Tuesday, March 22, 2011

WSJ on the Destruction that Govenment Has Done to the IPO market

WSJ has an editorial out today that falls directly in line with my view on the IPO market, which I detailed earlier. Here's WSJ take:
The Obama Treasury is trying to appear more business friendly—miracles happen—and so Secretary Tim Geithner will host a meeting today to explore why so few U.S. businesses are going public. Mr. Geithner has not said this will be a Washington mea culpa, but it ought to be if it's going to do any good.

The problem is real. Recent news of a potential $25 billion initial public offering for the Web-based bargain hunting company Groupon is an exception because the overall trend is down. Last year 72 venture-capital-backed companies went public in the U.S., according to data from Thomson Reuters and the National Venture Capital Association. Over the last decade, the annual number has never reached 100 and has averaged fewer than 50.

Yes, it's unrealistic to expect a repeat of the late-1990s Internet boom, when annual IPOs twice exceeded 270. But how about the early 1990s, before the dot-com mania skewed the numbers? The U.S. averaged 160 a year from 1990-1994, three times the current rate.

New companies are the lifeblood of a capitalist economy. Every venture-backed start-up that grows into a public company could be the next Google, Intel, Starbucks or Amgen. Venture investment adds up to 0.2% of U.S. GDP, but the revenue of companies created with such investment amounted to 21% of the economy in 2008. The diminished ability of start-ups to hit the long ball with an IPO discourages investments at all the earlier stages. Venture capitalists know they need some equity home runs to offset losses in the thousands of firms that never find a market.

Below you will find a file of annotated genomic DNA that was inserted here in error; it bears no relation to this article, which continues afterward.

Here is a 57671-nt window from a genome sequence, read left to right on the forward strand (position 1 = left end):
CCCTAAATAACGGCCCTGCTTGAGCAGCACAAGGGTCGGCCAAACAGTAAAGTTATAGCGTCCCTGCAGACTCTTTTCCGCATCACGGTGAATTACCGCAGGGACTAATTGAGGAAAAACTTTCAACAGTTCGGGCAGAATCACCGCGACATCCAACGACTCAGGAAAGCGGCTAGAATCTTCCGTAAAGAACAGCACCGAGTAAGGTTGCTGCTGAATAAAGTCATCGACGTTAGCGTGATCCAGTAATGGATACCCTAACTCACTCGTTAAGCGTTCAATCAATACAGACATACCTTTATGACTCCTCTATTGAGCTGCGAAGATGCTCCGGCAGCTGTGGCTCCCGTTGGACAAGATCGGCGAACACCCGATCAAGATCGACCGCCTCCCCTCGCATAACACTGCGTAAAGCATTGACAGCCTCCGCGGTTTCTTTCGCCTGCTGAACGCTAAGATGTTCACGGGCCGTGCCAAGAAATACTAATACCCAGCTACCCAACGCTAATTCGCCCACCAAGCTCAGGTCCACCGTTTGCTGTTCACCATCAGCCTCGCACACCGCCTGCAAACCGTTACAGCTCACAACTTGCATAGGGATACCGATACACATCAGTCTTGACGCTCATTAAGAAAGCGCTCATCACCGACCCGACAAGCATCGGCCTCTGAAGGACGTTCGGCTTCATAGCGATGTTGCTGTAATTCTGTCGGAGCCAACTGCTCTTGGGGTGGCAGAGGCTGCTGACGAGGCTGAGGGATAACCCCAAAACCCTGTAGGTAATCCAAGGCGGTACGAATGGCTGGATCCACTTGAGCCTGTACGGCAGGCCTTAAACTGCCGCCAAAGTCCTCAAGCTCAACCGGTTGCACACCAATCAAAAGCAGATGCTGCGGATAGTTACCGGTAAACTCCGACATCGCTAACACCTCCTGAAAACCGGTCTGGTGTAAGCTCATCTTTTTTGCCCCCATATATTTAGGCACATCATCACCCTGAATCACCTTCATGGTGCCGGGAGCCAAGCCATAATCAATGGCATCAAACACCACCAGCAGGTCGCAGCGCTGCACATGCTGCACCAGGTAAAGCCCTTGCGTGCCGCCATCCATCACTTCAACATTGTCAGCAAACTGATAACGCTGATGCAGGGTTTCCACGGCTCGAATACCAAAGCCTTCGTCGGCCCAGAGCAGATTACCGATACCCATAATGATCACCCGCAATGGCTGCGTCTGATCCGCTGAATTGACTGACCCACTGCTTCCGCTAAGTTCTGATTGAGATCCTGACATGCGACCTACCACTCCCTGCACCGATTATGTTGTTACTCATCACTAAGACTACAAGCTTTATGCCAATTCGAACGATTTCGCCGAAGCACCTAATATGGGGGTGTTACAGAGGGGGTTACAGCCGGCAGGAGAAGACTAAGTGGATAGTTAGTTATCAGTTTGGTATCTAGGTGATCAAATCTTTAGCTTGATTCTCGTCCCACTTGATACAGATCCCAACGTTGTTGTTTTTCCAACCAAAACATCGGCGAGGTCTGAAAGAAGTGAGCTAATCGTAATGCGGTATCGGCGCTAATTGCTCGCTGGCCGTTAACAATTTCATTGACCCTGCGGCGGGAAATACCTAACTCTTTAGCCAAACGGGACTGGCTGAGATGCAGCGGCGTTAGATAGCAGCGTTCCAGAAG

At today's conference, the debate won't be whether the system of growing young firms into public corporations is broken but over who killed this market and how to fix it. The elephant in the room is the 2002 Sarbanes-Oxley law, which triggered billions of dollars in new compliance costs for public companies. But the accountants who profit from Sarbox and the Treasury maintain that the law is merely one of many factors discouraging new public companies. This view is shared by most in Washington because Sarbox was a bipartisan overreaction to the accounting scandals at Enron and WorldCom and was signed by George W. Bush.
I would argue that though Sarbanes-Oxely was no help to the IPO market, the elitist sectors of securities industry have the SEC and Congress so wrapped around their fingers that it has been ages since a decent small firm could easily go public, if they did not have assistance from an elitist securities firm or elitist venture capital firm.

It is truly an outrage, that few understand, but current regulations limit an incredible amount of investment money to firms that are not big enough to warrant the attention of the elitists.

Geithner's conference is a joke. It's a combination of bureaucrats and elitists. The situation is so bad for small IPO's that there are no representatives for that sector. It has been totally destroyed, a wasteland, where only scavengers now prey.

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